Mortgage Discount Points

These are points paid at closing to your lender to lower your interest rate. You may not have any mortgage discount points, and if so, this should be $0 on your loan estimate.

Property Taxes

At time of closing you are usually required to pay six months of advance tax. These will vary by location and it is possible they will be reassessed after the loan closes.

Escrow Fee

This fee goes to the escrow agent who helps you close. It can vary based on the purchase price of the home. Escrows are items that are due to a third party that your lender will pay the third party for you. While you pay into your escrow account each month as part of your mortgage, you have to put in funds upfront at closing to ensure your escrow account starts with positive funds.

Other Fees

Depending on your loan amount, type of loan, location and other factors there can be other fees associated with your loan. These can include inspection fees, transfer tax and recording fees, any reimbursements to the sellers, and potentially other costs.

While there are a lot of fees due at closing it doesn’t mean you’ll be responsible for them all. Talk to us to learn which fees we may be able to negotiate that the seller pays instead. Buying a home is a big step, especially for first-time home buyers who are new to the process. Sisters Real Estate Services will be with you every step of the way so that you have the smoothest experience possible.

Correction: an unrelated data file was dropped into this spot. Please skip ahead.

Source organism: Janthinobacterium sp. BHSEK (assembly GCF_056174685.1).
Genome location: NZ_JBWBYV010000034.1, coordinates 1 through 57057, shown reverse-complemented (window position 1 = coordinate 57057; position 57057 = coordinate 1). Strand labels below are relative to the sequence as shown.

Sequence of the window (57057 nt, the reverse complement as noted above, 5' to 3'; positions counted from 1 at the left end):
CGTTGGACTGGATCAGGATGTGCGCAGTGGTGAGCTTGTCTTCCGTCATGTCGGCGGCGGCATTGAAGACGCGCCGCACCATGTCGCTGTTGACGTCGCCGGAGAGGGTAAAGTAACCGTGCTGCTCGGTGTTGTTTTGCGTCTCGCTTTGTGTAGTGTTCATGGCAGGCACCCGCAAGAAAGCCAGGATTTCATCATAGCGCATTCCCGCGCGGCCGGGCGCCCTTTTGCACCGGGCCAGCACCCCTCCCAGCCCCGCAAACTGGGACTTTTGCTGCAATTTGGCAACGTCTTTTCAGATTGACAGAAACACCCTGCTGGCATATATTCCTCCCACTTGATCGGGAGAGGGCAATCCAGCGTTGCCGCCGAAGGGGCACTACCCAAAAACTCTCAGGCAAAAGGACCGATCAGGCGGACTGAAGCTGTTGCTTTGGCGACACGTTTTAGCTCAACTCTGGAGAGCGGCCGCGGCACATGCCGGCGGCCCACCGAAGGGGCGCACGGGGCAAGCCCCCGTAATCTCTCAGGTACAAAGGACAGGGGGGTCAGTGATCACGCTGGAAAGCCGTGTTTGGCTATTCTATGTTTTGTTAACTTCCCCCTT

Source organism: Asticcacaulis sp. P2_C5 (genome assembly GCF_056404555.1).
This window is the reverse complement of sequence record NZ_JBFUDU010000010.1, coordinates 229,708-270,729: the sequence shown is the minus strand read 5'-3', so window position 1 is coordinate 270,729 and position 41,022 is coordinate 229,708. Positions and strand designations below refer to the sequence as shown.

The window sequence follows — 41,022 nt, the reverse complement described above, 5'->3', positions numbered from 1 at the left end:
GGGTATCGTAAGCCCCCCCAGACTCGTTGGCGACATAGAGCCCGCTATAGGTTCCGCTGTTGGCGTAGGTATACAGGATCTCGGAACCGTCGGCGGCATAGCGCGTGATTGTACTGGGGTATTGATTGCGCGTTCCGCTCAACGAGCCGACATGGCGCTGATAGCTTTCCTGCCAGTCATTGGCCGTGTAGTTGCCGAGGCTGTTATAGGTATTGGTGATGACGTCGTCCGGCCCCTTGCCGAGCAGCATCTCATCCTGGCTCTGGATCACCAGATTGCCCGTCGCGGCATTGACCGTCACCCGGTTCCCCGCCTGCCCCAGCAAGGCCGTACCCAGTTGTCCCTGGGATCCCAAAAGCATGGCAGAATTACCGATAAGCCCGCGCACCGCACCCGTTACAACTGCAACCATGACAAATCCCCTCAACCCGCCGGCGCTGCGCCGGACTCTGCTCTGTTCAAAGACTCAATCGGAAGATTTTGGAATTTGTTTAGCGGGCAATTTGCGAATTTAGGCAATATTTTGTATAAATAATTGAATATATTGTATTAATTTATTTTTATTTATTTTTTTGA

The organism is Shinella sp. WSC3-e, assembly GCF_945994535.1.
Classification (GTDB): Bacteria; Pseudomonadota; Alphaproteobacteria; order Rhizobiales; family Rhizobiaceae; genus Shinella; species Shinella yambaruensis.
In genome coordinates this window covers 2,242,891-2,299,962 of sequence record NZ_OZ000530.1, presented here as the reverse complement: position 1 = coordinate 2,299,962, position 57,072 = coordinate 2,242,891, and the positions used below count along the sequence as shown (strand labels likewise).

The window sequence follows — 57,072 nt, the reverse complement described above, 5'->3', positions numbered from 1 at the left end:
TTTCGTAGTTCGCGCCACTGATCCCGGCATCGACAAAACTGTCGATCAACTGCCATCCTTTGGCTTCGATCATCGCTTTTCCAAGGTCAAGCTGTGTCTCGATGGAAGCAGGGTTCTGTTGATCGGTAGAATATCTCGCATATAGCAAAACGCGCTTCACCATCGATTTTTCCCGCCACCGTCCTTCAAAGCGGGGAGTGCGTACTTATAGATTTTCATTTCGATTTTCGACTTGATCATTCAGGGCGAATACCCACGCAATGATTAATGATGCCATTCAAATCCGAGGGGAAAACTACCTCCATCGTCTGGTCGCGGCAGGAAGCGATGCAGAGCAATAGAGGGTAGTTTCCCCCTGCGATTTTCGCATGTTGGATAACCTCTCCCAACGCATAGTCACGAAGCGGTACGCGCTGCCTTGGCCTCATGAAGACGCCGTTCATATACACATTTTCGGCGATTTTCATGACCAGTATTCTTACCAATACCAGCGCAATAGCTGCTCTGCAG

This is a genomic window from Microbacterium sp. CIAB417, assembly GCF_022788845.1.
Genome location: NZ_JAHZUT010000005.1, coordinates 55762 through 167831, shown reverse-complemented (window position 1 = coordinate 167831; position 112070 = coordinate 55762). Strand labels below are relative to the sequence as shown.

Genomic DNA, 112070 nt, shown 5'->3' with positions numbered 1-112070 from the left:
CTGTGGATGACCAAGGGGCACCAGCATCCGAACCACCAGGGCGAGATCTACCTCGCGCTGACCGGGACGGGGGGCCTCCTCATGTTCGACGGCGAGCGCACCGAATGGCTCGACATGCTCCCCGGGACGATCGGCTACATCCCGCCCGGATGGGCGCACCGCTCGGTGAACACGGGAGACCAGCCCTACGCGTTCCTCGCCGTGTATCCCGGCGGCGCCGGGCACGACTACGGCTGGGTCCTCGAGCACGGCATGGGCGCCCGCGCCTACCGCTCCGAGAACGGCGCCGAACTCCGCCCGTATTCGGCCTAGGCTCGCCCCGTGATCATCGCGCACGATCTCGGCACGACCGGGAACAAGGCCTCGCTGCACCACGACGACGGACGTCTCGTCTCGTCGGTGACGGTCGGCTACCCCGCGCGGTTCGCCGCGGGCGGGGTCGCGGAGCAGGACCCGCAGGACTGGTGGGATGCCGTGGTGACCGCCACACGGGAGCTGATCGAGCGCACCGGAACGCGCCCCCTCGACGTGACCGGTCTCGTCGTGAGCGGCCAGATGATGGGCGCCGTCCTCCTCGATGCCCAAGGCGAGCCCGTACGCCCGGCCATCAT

Have questions? Ready to start your search? Call Sisters Real Estate Services today at 813.695.3166


Staging Your Home to Sell on a Budget

You’ve heard it again and again – first impressions matter. If you’re getting ready to take the plunge and sell your home, this lesson is more important than ever. When potential buyers walk through the doors of your home you want them to imagine themselves living there. What you don’t want is them focused on your clutter or feeling like your home is too small because it’s been overpacked with furniture. 

Staging your home is a great way to get buyers intrigued when they are browsing online, and to keep them interested once they’ve come to see your house. While you might not be able to afford having your house professionally staged, there are some simple ways you can stage your home to make it more appealing during your next showing (and they’re either free or extremely cheap).

Tips for Staging your Home to Sell On a Budget

1. Clean everything